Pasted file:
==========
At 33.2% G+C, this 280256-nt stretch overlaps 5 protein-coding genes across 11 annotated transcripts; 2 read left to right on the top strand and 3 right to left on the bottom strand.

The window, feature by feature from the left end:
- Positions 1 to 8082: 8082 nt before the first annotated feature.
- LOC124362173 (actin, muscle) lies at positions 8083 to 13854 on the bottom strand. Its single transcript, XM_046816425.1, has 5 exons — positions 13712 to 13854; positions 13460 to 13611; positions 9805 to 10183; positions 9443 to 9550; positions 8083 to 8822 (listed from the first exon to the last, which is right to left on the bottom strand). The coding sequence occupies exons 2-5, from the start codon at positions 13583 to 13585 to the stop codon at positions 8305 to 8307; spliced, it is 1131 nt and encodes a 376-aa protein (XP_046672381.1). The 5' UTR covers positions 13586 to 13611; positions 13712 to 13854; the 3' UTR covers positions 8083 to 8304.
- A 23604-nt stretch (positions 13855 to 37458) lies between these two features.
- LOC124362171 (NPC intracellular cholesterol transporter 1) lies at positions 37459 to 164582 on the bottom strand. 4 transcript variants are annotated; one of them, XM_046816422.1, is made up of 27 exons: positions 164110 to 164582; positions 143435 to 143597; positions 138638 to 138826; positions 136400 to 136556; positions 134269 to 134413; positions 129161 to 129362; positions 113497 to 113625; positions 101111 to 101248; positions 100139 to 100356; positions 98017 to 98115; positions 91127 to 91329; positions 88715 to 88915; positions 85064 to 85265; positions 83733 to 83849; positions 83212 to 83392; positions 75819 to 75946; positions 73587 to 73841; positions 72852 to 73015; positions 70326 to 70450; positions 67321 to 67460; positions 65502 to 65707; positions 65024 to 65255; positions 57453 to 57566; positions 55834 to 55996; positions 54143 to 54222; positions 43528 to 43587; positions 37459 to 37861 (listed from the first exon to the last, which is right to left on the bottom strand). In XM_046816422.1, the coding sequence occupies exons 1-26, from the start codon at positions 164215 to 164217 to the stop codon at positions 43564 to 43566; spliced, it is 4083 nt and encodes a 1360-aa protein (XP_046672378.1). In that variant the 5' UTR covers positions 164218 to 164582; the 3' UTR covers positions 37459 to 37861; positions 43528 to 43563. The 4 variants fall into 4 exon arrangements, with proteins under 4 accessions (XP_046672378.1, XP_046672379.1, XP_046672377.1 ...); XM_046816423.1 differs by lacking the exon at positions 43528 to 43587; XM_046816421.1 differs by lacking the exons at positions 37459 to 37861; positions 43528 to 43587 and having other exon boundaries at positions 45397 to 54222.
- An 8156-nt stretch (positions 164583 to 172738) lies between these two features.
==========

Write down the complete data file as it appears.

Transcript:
At 33.2% G+C, this 280256-nt stretch overlaps 5 protein-coding genes across 11 annotated transcripts; 2 read left to right on the top strand and 3 right to left on the bottom strand.

The window, feature by feature from the left end:
- Positions 1 to 8082: 8082 nt before the first annotated feature.
- LOC124362173 (actin, muscle) lies at positions 8083 to 13854 on the bottom strand. Its single transcript, XM_046816425.1, has 5 exons — positions 13712 to 13854; positions 13460 to 13611; positions 9805 to 10183; positions 9443 to 9550; positions 8083 to 8822 (listed from the first exon to the last, which is right to left on the bottom strand). The coding sequence occupies exons 2-5, from the start codon at positions 13583 to 13585 to the stop codon at positions 8305 to 8307; spliced, it is 1131 nt and encodes a 376-aa protein (XP_046672381.1). The 5' UTR covers positions 13586 to 13611; positions 13712 to 13854; the 3' UTR covers positions 8083 to 8304.
- A 23604-nt stretch (positions 13855 to 37458) lies between these two features.
- LOC124362171 (NPC intracellular cholesterol transporter 1) lies at positions 37459 to 164582 on the bottom strand. 4 transcript variants are annotated; one of them, XM_046816422.1, is made up of 27 exons: positions 164110 to 164582; positions 143435 to 143597; positions 138638 to 138826; positions 136400 to 136556; positions 134269 to 134413; positions 129161 to 129362; positions 113497 to 113625; positions 101111 to 101248; positions 100139 to 100356; positions 98017 to 98115; positions 91127 to 91329; positions 88715 to 88915; positions 85064 to 85265; positions 83733 to 83849; positions 83212 to 83392; positions 75819 to 75946; positions 73587 to 73841; positions 72852 to 73015; positions 70326 to 70450; positions 67321 to 67460; positions 65502 to 65707; positions 65024 to 65255; positions 57453 to 57566; positions 55834 to 55996; positions 54143 to 54222; positions 43528 to 43587; positions 37459 to 37861 (listed from the first exon to the last, which is right to left on the bottom strand). In XM_046816422.1, the coding sequence occupies exons 1-26, from the start codon at positions 164215 to 164217 to the stop codon at positions 43564 to 43566; spliced, it is 4083 nt and encodes a 1360-aa protein (XP_046672378.1). In that variant the 5' UTR covers positions 164218 to 164582; the 3' UTR covers positions 37459 to 37861; positions 43528 to 43563. The 4 variants fall into 4 exon arrangements, with proteins under 4 accessions (XP_046672378.1, XP_046672379.1, XP_046672377.1 ...); XM_046816423.1 differs by lacking the exon at positions 43528 to 43587; XM_046816421.1 differs by lacking the exons at positions 37459 to 37861; positions 43528 to 43587 and having other exon boundaries at positions 45397 to 54222.
- An 8156-nt stretch (positions 164583 to 172738) lies between these two features.